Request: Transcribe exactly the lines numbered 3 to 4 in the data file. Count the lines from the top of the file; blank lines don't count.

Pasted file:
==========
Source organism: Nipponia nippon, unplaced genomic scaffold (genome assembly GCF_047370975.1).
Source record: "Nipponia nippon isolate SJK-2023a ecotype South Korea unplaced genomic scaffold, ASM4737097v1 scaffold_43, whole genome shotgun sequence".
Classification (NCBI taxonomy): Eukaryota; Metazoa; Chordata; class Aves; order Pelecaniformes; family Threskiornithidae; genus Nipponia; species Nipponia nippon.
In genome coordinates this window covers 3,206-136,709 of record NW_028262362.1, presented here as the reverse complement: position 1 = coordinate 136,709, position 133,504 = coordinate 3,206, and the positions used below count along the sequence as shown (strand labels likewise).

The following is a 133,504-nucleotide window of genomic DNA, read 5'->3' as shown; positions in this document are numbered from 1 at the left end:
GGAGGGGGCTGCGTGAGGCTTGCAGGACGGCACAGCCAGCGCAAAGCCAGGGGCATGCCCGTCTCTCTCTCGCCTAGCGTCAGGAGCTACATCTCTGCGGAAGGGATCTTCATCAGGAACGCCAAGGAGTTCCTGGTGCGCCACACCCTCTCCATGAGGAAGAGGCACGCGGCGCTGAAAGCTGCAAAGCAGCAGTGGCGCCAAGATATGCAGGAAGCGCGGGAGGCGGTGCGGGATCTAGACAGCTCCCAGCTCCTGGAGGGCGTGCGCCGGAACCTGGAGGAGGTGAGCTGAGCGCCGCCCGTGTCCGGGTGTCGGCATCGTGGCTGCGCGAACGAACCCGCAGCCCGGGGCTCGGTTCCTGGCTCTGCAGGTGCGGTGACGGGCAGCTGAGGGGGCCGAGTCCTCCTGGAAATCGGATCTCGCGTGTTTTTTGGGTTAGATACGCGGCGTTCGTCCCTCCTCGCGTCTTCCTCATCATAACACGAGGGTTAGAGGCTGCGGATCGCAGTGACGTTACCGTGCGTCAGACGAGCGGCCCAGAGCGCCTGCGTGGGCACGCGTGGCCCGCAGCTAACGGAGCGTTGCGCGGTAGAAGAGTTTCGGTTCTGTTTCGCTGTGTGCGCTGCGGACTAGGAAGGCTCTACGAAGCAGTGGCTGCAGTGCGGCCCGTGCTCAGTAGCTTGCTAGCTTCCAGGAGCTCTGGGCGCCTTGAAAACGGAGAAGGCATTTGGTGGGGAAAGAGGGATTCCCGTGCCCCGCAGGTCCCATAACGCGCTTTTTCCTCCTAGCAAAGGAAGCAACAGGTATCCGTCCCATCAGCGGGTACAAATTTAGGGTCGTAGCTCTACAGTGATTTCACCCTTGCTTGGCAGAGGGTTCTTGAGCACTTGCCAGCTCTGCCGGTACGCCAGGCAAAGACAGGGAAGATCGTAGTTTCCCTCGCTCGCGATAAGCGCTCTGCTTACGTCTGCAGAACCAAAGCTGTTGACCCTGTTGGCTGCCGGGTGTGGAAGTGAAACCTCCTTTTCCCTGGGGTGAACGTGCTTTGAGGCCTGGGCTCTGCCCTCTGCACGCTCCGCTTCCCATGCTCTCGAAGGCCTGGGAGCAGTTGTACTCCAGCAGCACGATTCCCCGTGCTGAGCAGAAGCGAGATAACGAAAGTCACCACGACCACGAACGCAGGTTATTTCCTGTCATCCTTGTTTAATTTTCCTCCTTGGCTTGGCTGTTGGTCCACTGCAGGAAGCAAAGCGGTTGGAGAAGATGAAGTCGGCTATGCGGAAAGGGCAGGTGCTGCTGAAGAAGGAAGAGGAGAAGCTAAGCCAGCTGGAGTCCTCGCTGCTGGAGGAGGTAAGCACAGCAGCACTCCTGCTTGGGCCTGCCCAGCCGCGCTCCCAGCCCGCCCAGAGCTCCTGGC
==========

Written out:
Classification (NCBI taxonomy): Eukaryota; Metazoa; Chordata; class Aves; order Pelecaniformes; family Threskiornithidae; genus Nipponia; species Nipponia nippon.
In genome coordinates this window covers 3,206-136,709 of record NW_028262362.1, presented here as the reverse complement: position 1 = coordinate 136,709, position 133,504 = coordinate 3,206, and the positions used below count along the sequence as shown (strand labels likewise).